Off the Beaten Track: Shack Out on 101 and Plunder Road


We associate film noir with cramped urban spaces, labyrinthine warrens of crime and vice. This slipperiest of genres, identified by French film critics years after its demise, also gained resonance by departing from the city and hitting the road. Often this takes the form of a last ditch attempt at salvation, as in the transition from city to country in On Dangerous Ground, when Robert Ryan’s cop finds humanity in the dead eyes of Ida Lupino. Olive Films recently released two curiously located 1950s noirs, the beachside diner of Shack Out on 101 (1955) and the highway heist film Plunder Road (1957). Both dispense their pleasures through their constrained locales, the first taken place almost entirely in a shabby eatery, the second inside a getaway truck. The first veers towards absurdist humor while the second is a straight-faced procedural, but both display how the noir ingredients could be combined in an endless variety of ways, and that there are always discoveries to be made in even this most picked over of genres.


Shack Out on 101 is a delirious red scare item directed and written by one Edward Dein. It was his first English language feature, having only directed the English dub tracks on a couple of Spanish movies. He started out as a screenwriter for Poverty Row outfit Producers Releasing Corporation (PRC), and went on to write for RKO and Universal, his most notable credit for “additional dialogue” on Jacques Tourneur’s classic creeper The Leopard Man (1943). He hooked up with Allied Artists (formerly Monogram Pictures) for Shack, which he co-wrote with his wife Mildred. It’s a bizarre mix of Clifford Odets “realism” and hysterical McCarthy-era red-baiting, highlighted by a loose-limbed performance by a young Lee Marvin.

The movie focuses on a dingy seaside diner, owned by middle-aged manager George (Keenan Wynn), who carries a torch for his bite-sized blonde bombshell waitress Kotty (Terry Moore). She only has eyes for regular customer Sam (Frank Lovejoy), a nuclear scientist running experiments at a lab down the coast. All of them are harassed by line cook “Slob” (Marvin), a boorish pervert who just might also be a Soviet spy.


The overheated tone is established in the opening shot, in which Kotty is splayed out in her two-piece bathing suit on an abandoned beach, her body ogled by Dein’s camera with leering prurience. In the distance, a figure slowly walks forward into focus. It’s Slob, who bends down and lathers on a sloppy kiss to her revolted face. Dein and DP Floyd Crosby (High Noon) is always shoving Slob into backgrounds and skulking in corners, a creature more than a man. If he emerges into the foreground, disaster is sure to follow. The opening sequence rhymes with one of the climactic sequences, a deep focus composition in which Marvin’s head is in the far background behind the kitchen counter, while Kotty blabs her suspicions over the phone in close-up. His slow approach next to her will shift the film into a more violent phase. Marvin oozes bad intentions, his body an uncontrollable herky-jerk of flapping limbs, as if he can’t control the hurt he is about the unleash.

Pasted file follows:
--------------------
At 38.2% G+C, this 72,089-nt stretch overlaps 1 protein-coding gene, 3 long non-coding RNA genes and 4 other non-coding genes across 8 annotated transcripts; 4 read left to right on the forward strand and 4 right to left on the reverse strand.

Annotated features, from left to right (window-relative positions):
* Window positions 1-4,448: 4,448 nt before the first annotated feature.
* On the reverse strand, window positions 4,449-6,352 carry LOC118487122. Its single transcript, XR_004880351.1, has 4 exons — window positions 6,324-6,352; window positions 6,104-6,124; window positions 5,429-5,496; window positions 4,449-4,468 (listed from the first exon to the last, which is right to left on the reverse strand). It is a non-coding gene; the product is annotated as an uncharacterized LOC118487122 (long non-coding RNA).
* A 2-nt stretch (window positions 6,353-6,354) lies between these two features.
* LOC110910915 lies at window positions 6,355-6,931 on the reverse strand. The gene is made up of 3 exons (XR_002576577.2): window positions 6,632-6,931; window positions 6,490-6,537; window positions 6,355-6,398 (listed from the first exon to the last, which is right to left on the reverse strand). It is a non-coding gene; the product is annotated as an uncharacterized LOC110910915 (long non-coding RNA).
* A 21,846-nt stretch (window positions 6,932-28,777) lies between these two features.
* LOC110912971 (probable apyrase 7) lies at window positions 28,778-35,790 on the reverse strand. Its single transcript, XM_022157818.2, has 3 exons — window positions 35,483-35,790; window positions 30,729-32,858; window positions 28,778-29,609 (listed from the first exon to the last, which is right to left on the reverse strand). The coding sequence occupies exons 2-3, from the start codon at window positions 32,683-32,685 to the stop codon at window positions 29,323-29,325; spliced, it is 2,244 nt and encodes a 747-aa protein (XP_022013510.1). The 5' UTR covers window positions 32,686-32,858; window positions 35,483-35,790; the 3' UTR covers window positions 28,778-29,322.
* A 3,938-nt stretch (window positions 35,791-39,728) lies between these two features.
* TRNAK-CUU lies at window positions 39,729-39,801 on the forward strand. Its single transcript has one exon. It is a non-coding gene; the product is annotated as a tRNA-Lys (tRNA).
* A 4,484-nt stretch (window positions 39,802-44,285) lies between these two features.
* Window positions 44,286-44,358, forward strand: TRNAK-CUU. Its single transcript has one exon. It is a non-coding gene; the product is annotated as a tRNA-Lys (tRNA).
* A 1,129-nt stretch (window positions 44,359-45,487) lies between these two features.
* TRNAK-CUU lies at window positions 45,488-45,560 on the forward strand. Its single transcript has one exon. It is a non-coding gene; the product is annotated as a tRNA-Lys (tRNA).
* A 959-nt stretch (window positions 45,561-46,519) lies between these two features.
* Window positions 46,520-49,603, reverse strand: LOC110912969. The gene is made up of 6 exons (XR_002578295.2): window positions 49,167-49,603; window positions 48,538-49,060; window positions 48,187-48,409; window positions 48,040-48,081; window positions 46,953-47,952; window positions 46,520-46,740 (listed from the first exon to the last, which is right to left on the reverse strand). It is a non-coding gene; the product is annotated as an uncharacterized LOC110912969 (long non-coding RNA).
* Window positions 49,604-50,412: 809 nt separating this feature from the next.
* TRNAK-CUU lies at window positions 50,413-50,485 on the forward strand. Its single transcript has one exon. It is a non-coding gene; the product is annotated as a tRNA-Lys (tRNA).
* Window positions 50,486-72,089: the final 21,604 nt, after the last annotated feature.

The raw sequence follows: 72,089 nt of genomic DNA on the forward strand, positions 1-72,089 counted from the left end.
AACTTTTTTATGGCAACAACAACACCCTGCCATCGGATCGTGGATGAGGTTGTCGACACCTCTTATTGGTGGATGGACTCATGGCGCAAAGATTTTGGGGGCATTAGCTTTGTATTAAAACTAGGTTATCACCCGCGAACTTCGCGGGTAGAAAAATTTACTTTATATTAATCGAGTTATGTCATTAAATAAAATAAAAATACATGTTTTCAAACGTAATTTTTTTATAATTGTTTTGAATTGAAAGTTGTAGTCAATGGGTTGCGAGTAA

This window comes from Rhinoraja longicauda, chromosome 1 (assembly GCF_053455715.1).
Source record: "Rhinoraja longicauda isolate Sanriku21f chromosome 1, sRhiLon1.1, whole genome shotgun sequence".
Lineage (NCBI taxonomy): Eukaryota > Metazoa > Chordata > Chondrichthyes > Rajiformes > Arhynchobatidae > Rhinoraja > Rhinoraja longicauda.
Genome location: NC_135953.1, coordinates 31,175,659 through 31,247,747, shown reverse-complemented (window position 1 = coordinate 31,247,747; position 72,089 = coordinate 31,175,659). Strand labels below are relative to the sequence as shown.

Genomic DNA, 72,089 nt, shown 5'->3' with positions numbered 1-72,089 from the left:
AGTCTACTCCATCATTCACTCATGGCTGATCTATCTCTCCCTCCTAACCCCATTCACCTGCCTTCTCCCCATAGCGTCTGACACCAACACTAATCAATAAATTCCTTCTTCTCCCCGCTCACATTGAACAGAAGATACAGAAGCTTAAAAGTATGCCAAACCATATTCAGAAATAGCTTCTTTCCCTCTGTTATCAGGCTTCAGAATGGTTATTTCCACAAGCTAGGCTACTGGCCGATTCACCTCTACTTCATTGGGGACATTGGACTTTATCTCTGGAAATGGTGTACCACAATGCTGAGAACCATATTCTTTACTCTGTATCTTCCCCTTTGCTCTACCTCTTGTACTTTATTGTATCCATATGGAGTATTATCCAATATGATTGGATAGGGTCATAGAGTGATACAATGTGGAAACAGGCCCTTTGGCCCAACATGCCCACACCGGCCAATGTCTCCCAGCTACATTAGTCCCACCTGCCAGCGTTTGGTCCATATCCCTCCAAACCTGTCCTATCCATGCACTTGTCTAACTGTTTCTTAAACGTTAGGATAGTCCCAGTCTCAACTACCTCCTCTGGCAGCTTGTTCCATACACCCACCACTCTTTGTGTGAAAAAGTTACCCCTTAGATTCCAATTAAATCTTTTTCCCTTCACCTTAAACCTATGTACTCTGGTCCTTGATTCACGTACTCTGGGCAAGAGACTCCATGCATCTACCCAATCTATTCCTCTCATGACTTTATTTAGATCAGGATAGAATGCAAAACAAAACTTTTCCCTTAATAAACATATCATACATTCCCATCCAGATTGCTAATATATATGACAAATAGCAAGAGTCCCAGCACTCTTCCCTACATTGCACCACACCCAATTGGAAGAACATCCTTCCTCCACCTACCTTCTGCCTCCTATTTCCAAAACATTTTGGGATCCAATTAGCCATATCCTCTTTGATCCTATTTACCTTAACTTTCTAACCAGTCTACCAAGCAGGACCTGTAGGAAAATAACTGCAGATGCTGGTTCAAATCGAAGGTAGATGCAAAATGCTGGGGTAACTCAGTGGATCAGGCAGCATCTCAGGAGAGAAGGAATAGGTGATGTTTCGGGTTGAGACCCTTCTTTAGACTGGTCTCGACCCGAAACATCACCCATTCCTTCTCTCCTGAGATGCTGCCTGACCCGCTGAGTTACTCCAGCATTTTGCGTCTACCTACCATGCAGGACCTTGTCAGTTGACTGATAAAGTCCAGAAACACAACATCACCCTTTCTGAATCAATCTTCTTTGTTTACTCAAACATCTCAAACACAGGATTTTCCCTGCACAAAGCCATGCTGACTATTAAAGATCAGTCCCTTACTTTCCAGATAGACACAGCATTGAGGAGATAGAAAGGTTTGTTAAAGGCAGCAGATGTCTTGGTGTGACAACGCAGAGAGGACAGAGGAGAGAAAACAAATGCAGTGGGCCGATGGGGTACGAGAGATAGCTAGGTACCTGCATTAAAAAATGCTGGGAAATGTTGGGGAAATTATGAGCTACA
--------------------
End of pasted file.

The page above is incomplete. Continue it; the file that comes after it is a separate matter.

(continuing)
Set almost entirely inside the diner, it’s overtly theatrical, and early one it feels like a kitchen sink comedy about George’s unrequited love of Kotty. There are some touching moments here, including George trying to enumerate why he should feel happy to be alive. His ex-GI friend reminds him of their tour at D-Day, where he, ” still remembered how choppy the channel looked through your chest.” This greasy spoon looks like heaven in comparison. These offhand character moments clash with the broad comedy, including a pantomimed scuba diving bit, and an uproarious weightlifting scene between George and Slob before opening the joint. Comparing pecs and calves, this extended bit of delusional beefcake ends with the shirtless duo comparing legs with Kotty (she wins). By the time the conspiracy mechanics kick in it’s hard to take it seriously, and it seems Dein felt the same way, as the various subterfuges make little sense, as if he were poking a little fun at the rise of Commie-hunting.


Plunder Road aims for a complete lack of subtext, for a simplicity of procedural presentation. A group of failed professionals (a race car driver, a stunt man) rip off the U.S. Mint in a bold rain-soaked train heist. After this elaborate opener, the movie splits off into four, following each getaway car as it races for freedom to the Mexico border. There is no exposition, only action. Director Hubert Cornfield is concerned only with the mechanics of the crime, and how the roads eventually swallow all of them up. The opening credit sequence, designed by Bob Gill, consist of an extreme close-up of white road markings speeding by. The idea is that the mechanical advancements that allowed this robbery to take place will also inexorably take them all down.